New parking meters are on the horizon for Salmon Arm streets but, because they’re not cheap, timing depends on funding.
The Downtown Parking Commission has been working on a parking plan for more than two years, and a consultant will be coming in to prepare a final report expected to be complete by early 2020.
Recommendations will include parking meter technology, as well as parking duration, parking pricing and the planned parkade.
“We do not have a firm price on the new ‘Smart’ parking meter strategy for the downtown area, but it will be in the $200,000 range and will provide automated types similar to what is in Kamloops, Vernon and Kelowna,” explains Rob Niewenhuizen, the city’s director of engineering and public works.
During recent budget deliberations, city council added $25,000 to the reserve fund for meters, making a total of $35,000.
The 2020 budget also contains $20,000 for a new ticket machine for Marine Park as the current one is too old and unreliable.
Prior to budget talks, Chelsea Van de Cappelle, the city’s chief financial officer, stated in a memo to council that the parking commission had recommended last year that $100,000 be included in the 2019 budget for the purchase of new downtown parking meter technology to be implemented in the spring of 2020.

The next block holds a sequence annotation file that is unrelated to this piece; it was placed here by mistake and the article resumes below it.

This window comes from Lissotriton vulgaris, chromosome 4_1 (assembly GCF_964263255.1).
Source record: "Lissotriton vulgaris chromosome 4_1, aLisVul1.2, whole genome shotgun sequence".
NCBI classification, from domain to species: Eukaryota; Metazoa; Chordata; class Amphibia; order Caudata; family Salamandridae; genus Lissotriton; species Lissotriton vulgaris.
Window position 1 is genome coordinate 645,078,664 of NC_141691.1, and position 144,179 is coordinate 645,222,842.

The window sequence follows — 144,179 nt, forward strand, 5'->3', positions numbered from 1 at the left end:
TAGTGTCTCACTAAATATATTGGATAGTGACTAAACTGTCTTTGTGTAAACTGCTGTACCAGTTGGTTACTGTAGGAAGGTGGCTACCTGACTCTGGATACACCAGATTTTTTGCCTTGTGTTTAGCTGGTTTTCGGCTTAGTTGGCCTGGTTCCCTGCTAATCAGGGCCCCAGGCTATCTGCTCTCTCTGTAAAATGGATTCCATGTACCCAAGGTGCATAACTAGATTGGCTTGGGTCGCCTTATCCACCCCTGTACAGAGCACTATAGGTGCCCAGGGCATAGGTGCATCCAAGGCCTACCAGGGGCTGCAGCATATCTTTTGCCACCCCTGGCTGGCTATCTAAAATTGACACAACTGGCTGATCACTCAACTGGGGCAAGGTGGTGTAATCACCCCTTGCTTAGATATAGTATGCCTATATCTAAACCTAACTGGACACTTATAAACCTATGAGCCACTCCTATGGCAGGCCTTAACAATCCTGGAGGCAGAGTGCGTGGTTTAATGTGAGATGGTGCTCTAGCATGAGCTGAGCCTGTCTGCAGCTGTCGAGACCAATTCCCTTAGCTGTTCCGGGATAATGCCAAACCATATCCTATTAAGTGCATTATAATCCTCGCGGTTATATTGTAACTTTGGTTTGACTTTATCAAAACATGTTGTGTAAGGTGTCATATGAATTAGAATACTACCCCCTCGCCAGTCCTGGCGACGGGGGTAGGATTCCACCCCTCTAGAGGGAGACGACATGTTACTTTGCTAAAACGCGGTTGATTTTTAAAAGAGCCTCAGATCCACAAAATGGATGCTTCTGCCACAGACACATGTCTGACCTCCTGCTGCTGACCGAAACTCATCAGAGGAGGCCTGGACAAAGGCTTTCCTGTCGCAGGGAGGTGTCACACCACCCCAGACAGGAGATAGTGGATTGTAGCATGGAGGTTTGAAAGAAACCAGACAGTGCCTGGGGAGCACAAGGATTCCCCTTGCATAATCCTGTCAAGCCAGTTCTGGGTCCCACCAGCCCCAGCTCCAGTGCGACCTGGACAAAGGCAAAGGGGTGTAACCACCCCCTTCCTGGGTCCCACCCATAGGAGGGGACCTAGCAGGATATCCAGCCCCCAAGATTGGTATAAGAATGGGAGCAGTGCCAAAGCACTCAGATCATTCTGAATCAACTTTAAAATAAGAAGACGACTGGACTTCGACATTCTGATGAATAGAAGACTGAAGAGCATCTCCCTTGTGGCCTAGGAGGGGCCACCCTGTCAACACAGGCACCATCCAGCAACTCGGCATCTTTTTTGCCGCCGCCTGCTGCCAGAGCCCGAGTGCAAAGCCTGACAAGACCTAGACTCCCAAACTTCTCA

However, 2019 was a tight budget year so the $100,000 didn’t materialize.
“The modernized equipment offers convenience by allowing users to pay with credit, debit and smart phone apps. In addition, the equipment can streamline the monitoring, administration and enforcement of parking control; however, the cost to purchase these meters is significant,” wrote Van de Cappelle.
During budget deliberations, Coun. Debbie Cannon asked if the meters with coins will be gone in the future.
Coun. Chad Eliason, who is a council rep on the parking commission, said people currently smash them to steal a few dollars inside, it costs $1,000 to fix them, and no one is making them any more.
Coun. Kevin Flynn, council representative on Downtown Salmon Arm, said parking gets talked about by the DSA regularly. In the long term, he said, electronic parking metres with some free hours, then a cost if you stay for more, and being related to licence plates is a good idea. He said he’ll be glad to see the meters that people steal from gone.
Also in the parking budget is the parkade proposed for Fourth Street NE near the Canadian Mental Health Association building on Hudson Avenue.
By Dec. 31, 2020, the reserve for the parkade is estimated to contain $1.57 million. According to the city’s debt strategy, the parkade will be constructed in 2023.